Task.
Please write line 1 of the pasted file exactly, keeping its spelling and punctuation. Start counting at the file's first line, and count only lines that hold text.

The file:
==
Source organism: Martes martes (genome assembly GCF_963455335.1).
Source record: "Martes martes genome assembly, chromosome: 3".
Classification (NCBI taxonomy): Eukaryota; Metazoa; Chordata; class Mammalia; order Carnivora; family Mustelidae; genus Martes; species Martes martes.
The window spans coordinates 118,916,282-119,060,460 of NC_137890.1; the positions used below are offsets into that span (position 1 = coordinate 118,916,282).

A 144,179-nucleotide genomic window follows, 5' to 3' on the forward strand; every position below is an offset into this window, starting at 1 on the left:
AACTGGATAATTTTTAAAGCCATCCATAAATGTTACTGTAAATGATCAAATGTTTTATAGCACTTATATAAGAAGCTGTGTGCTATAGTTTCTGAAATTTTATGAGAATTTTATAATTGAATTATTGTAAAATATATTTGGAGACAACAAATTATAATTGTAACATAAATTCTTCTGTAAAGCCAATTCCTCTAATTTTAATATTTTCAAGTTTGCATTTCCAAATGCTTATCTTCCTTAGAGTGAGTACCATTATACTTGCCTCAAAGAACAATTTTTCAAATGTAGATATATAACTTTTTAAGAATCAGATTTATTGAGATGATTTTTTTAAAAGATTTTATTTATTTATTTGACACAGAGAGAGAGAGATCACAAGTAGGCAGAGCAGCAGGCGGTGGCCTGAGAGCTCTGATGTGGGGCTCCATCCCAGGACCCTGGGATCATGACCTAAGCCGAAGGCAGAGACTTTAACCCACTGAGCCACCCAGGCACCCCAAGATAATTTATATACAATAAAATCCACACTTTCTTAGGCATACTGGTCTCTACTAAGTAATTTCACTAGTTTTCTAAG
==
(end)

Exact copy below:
Source organism: Martes martes (genome assembly GCF_963455335.1).